This is a highly unusual achievement for an undergraduate student. ‘Narrowing the scope for breach of promise actions,’ was the title of Ms Kimberly Sharp’s article co-authored by Professor of Law, Noel Zaal.

Their article was based on a legal case of Van Jaarsveld v Bridges where Harms DP, in expressing a unanimous judgment of the Supreme Court of Appeal, concluded that the law on breach of promise actions has become out-dated. In consequence, there was a need to provide a reassessment and new guidance for lower courts. However, Harms DP preferred to do so ‘without reaching any definite conclusion.’ (para 3). In light of this somewhat enigmatic dictum the article provides an interpretation of how the law governing breach of promise actions has been modified by the judgment.

The article showed that the effect has been merely a step towards abolition, retaining breach of promise as still a valid cause of action but with a reduction in the scope for damages claims.

When Zaal was approached by Sharp with her concept he assumed she was a final year student. He admits he was very sceptical and gave her a lot of work to do but was highly impressed by her tremendous enthusiasm when she came back a week later with a comprehensive report. Zaal says in his 30 years in academia he has never dealt with a student of Sharp’s calibre.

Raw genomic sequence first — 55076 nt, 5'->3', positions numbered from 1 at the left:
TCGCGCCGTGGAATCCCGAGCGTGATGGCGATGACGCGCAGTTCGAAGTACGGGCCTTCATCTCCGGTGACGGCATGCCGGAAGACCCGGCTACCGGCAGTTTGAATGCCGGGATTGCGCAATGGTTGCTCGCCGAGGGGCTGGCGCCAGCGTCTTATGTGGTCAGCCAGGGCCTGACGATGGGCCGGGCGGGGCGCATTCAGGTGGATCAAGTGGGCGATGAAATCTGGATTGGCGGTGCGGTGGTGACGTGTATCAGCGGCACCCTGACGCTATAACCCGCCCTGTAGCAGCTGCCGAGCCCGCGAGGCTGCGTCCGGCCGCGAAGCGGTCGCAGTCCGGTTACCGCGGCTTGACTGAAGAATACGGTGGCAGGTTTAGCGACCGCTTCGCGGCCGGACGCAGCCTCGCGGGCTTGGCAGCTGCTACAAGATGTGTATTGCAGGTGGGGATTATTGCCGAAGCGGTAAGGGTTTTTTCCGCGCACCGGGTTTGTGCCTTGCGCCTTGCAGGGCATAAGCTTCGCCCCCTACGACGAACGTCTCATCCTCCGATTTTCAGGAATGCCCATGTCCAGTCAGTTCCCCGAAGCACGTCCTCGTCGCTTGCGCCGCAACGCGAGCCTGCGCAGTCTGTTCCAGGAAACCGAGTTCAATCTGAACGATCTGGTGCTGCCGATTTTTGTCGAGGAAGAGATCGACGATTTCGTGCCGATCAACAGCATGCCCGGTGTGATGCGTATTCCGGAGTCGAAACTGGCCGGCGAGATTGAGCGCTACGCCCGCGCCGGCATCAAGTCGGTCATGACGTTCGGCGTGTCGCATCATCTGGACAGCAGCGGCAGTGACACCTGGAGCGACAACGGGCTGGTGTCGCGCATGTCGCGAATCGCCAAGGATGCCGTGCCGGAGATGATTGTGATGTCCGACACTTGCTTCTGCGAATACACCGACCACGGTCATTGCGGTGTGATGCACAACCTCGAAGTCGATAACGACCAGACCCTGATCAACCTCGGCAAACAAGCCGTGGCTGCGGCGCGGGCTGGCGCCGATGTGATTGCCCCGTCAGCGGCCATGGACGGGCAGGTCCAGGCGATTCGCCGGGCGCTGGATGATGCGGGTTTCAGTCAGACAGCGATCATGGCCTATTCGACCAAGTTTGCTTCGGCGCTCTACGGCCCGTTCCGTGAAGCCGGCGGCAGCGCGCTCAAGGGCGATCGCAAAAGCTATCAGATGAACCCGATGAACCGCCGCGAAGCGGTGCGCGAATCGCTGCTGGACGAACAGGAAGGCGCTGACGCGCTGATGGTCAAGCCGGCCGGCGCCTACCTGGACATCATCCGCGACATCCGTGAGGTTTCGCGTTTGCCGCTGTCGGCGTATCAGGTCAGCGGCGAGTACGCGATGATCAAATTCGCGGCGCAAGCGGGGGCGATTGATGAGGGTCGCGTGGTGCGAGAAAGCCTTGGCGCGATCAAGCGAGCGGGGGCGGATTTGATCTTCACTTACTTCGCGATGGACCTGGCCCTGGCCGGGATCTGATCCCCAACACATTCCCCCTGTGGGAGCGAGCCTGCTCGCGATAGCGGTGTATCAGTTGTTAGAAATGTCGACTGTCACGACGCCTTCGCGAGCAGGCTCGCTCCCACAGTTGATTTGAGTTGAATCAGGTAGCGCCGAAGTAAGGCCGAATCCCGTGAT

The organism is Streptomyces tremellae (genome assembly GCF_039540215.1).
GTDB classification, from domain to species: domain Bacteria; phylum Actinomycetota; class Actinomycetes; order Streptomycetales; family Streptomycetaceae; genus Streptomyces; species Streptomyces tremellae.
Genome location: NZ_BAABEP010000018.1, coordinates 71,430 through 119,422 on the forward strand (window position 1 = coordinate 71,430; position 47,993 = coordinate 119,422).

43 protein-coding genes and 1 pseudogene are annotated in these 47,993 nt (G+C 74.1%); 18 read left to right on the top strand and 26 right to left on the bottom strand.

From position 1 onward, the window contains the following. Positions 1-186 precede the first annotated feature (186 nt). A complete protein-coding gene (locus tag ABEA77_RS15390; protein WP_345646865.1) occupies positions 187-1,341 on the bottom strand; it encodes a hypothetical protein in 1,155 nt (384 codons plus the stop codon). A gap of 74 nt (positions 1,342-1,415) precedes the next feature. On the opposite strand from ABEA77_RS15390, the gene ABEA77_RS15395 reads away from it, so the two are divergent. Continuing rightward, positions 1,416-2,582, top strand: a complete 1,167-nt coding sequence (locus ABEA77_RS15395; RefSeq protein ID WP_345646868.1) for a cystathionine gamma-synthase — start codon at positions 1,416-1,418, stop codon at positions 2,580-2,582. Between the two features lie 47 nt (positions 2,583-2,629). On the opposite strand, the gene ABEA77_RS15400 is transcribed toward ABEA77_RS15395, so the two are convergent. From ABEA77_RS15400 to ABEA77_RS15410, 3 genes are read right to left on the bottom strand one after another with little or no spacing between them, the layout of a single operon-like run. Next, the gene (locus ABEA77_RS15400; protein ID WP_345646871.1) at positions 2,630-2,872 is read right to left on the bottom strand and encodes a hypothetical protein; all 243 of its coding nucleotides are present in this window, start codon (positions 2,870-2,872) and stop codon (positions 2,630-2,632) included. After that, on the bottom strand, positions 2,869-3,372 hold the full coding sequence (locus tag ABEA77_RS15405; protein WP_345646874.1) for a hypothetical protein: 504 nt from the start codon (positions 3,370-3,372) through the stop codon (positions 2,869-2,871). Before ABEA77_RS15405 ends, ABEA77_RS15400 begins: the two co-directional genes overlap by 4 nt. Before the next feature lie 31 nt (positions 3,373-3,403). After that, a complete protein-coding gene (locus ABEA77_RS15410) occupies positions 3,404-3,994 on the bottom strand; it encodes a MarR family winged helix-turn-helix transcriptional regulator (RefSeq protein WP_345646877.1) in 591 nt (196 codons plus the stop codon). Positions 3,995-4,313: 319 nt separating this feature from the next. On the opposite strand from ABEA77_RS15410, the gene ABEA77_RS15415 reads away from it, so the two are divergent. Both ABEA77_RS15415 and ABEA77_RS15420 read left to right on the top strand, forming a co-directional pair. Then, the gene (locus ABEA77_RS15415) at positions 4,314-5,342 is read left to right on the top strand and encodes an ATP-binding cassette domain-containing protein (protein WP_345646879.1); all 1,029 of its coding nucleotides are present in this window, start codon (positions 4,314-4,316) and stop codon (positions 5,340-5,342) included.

UKZN commends academics who mentor students - as Zaal did with Sharp - as they play a pivotal role in the realisation of the University’s Strategic Goal number three which promotes pre-eminence in research.

For Zaal the mentoring process was not difficult because Sharp is passionate about research. ‘I think research work is very important for the legal profession as a whole - it keeps the profession progressing and it is a great process to be a part of. It is always interesting to research new areas of law as you never know when that knowledge will be useful. In my opinion, the broader one’s knowledge is, the better one can approach a legal problem,’ commented Sharp.

The Law Faculty co-hosted climate change and environmental law experts and activists at a Conference on Climate Change Law and Governance in the Global South on the Howard College campus on 3 and 4 December.